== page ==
Studying Mathematics and English can sometimes be so difficult and learners often find it hard to see how they are going to benefit from these or whether it has any relevance for their future lives. In fact, contrary to their feelings of how irrelevant these are, there are many benefits of developing an excellent ability in these two areas, both for their future studies and for their life in general.
University admission and study1
First and foremost, in order to be considered for admission to university, a learner needs to obtain good marks in matric, obtaining a complete exemption (as opposed to a conditional exemption) at the end of their matric year. Without a complete exemption a student will in all probability not be eligible to apply to any of our top universities. According to the SA Matriculation Board, one of the criteria to be met in order to obtain a complete exemption is that a learner passes at least two languages, including at least one First Language and one university language of instruction. Most universities in South Africa have English as their language of instruction. The University of the Witwatersrand (Wits) and the University of Cape Town (UCT) require applicants to obtain a higher grade pass in English in order to be considered for admission to these institutions. So, already we can see that doing well in English is essential if a learner wishes to study at one of these universities post matric.
Together with a matric exemption, universities in South Africa use a point system to decide whether or not a student is eligible to be admitted to their undergraduate programmes. Learners earn points for each subject that they pass. The better their symbols, the greater number of points they earn, and they will earn more points for subjects taken on higher grade. UCT recommends that ‘applicants writing the South African Senior Certificate are advised to take subjects on higher rather than standard grade. … This is especially true of Mathematics and physical science’.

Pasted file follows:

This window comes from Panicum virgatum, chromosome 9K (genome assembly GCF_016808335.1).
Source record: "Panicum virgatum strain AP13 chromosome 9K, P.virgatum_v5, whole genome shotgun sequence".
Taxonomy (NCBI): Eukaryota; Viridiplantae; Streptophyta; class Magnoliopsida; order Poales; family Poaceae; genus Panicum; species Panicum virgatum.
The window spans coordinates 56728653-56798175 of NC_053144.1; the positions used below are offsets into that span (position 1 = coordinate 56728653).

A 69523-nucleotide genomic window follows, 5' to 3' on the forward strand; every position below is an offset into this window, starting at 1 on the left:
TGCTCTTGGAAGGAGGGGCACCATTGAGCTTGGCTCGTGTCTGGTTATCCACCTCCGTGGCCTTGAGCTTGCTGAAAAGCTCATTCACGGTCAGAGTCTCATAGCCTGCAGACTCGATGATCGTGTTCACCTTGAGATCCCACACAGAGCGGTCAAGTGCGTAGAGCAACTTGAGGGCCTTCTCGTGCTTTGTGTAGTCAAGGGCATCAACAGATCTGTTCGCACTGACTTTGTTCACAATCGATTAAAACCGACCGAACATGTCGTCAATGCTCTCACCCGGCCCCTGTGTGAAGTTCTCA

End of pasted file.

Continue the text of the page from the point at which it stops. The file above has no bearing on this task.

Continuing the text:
Each faculty has its own subject, symbol and grade requirements for admission to particular degrees or diplomas, so prospective applicants will need to find out what these requirements are for the particular course that they wish to study. However, we (Kumon) conducted some research into the minimum requirements for admission to the various faculties at Wits and UCT. Below is a brief summary, giving one an indication of how important and crucial Maths and English are should one wish to go to university.
University Courses that require Maths HG (or a very high SG pass):
- Commerce Department [e.g. Financial Accounting (HG only), Auditing, Computer Science, Marketing, Politics and Economics (HG only)]
- Engineering and Built Environment Department [e.g. Architecture, Engineering (HG only), City Planning, Urban Design and Construction Management]
- Health Science Department (e.g. Physiotherapy, Occupational Therapy, Speech and Language Pathology, Audiology and Medicine)
- Science Faculty (e.g. Business Computing, Bachelor of Science (HG only): Atmospheric Science, Zoology, Marine Biology, Molecular and Cell Biology, Applied Mathematics, and Astronomy)
University Courses that require English (First or Second language) HG
- Law (e.g. Commercial Law, Marine Law, Criminal Justice and Criminology, Human Rights Law and Environmental Law)
- Humanities (e.g. Drama, Film Studies, Media and Writing, Sociology, Archaeology, Politics, Design, Sculpture and Acting and Theatre Making)
For full details, please refer to the admissions department of the respective universities.
From all of this it is clear that obtaining excellent results in Mathematics and English can open doors for a learner to study at university so that they can pursue the career of their choice and realise their dreams.
Train your brain2
But maybe a learner doesn’t want to go to university. They would rather pursue other dreams and ambitions. Or maybe they’re still a long way from university and right now admission requirements for tertiary institutions aren’t of interest to them. “So why should I study Mathematics and English?” they may ask.